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Numbers Don't Lie: Rough Days, Indeed
While Tiger has always struggled with hitting fairways, he's missing them more frequently, and not in the traditional Tiger way. In past seasons his bad miss was a block to the right. In 2010, the left rough is getting equal billing.
8 of 11Fred Vuich/SI
Mistake No. 3: He's Too Steep on His Downswing
Usually when a golfer is "stuck" it means the club is coming too far from the inside with the body out in front of the arms. In Tiger's case his body is out in front of his arms, but his arms and club are too far away from his body. This can work with a mid- or short-iron, but with longer clubs, particularly the driver, it can be disastrous.
9 of 11JC Video
If you look at Tiger's 2000 position, shown here, you can see that he's swinging more from the inside and the club is working away from his body after impact. This "letting go" is a trait shared by all great drivers of the ball.
Tiger needs to get back to delivering the club on an in-out path and stop trying to hold off his release. This is good advice for you, too, but for a different reason. Tiger is making a conscious effort to hold off his release. You're probably holding off your release because your motion is forcing you to. Picture yourself in a batter's box and think about starting the ball to the right of the pitcher's mound. Be an opposite-field hitter and your arms will shoot out away from your body.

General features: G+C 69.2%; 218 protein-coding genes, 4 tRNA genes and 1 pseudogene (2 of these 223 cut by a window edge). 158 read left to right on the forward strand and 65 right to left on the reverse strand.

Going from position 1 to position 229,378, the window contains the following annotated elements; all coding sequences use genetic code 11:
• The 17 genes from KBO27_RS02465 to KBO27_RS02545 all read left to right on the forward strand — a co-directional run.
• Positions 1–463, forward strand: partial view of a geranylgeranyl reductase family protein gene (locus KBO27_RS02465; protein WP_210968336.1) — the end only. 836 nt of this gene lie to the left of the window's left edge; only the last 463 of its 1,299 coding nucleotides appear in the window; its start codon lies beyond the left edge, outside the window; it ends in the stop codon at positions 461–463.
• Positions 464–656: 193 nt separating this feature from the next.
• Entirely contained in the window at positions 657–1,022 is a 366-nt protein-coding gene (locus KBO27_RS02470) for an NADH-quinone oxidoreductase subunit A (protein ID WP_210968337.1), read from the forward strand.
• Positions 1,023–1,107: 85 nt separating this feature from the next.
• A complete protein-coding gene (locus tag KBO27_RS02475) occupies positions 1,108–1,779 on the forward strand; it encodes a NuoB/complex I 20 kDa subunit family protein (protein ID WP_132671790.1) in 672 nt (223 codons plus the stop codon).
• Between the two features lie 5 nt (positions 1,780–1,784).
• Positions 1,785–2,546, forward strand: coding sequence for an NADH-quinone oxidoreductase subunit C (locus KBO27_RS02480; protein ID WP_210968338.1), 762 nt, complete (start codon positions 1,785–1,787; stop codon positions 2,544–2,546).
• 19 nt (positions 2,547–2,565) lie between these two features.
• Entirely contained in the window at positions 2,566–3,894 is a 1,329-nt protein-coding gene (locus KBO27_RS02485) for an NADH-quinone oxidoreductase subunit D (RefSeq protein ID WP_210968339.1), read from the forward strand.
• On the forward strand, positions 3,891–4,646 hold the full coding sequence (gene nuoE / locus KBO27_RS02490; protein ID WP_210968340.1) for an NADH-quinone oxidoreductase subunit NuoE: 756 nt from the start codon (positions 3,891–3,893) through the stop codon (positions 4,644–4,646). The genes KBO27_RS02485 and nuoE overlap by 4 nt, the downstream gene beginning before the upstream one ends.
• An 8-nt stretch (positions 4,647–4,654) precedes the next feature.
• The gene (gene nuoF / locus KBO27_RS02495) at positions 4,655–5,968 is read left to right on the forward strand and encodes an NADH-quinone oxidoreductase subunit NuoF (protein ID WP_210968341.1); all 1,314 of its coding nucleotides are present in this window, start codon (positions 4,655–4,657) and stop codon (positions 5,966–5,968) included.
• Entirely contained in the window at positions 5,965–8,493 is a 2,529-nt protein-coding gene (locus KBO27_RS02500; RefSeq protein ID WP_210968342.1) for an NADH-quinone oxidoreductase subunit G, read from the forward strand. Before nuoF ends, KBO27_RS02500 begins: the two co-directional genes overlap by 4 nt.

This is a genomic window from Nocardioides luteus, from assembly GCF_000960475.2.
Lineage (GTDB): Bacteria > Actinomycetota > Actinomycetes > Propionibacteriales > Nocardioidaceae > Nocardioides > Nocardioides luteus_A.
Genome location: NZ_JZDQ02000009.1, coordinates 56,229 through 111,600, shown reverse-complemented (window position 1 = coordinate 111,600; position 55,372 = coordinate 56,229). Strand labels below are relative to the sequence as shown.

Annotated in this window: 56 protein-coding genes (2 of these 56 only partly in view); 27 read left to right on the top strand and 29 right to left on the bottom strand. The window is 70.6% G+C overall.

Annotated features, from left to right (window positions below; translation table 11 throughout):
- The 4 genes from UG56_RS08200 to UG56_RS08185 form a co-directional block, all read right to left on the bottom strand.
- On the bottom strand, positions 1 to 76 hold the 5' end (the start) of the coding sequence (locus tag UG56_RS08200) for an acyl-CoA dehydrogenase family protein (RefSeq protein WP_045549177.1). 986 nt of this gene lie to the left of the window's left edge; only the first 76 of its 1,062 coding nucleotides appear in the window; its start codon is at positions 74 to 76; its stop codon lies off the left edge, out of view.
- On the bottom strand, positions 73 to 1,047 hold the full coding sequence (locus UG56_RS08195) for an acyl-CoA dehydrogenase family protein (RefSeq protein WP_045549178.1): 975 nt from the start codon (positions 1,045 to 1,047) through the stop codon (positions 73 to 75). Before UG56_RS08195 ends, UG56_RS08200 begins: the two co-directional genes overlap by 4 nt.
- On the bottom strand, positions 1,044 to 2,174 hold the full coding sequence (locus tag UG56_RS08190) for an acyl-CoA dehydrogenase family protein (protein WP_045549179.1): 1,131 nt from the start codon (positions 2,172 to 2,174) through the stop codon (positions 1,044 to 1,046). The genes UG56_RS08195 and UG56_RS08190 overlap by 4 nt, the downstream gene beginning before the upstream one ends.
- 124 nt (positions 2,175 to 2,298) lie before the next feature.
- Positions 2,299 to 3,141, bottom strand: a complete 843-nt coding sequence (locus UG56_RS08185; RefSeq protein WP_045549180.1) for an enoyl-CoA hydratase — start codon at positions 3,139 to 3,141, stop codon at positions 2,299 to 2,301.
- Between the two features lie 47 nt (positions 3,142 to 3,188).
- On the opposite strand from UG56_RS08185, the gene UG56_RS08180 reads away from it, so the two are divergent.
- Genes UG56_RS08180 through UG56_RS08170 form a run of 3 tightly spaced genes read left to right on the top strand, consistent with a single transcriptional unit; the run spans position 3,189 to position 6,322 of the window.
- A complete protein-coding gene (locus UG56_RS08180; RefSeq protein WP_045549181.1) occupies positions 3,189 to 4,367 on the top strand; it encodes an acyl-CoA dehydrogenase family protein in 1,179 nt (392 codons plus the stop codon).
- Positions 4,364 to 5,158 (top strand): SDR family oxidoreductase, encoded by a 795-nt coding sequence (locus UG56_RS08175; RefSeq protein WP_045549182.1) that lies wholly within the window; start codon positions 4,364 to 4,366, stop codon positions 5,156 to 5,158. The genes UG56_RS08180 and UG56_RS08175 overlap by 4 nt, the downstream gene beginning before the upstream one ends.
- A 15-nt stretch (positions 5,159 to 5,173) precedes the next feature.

10 of 11Fred Vuich/SI, Donald Miralle/Allsport/Getty Images
Mistake No. 4: He's Not Exiting Impact on Plane
Here's a telltale sign of Tiger's recent struggles: the club is exiting below his left shoulder (left photo). This low exit position indicates that his arms are simply too far away from his body on his downswing. The result is a jammed position reminiscent of a mid-handicapper's swing. You'll also notice that his left foot has left the ground, which causes his body to spin out through impact.
The Fix The quality of any swing position is the result of the positions that preceded it. Making key fixes in his takeaway and top position likely would repair everything that follows, including his low exit plane. If you're feeling jammed like Tiger in your through-swing, try to keep your arms closer to your body on your downswing so they can get farther away from you through impact. Think "long arms" as you move past impact and you'll be on track (right photo).
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Numbers Don't Lie: Misses That Really Miss
Not only is Tiger missing fairways at a personal-record pace, he's missing them by greater distances than ever. The PGA Tour ShotLink system tracks how far into the rough a player's ball lands when it misses the short stuff (measured from the fairway edge). In 2010, Tiger's misses are landing 24.7% deeper in the junk than the Tour average.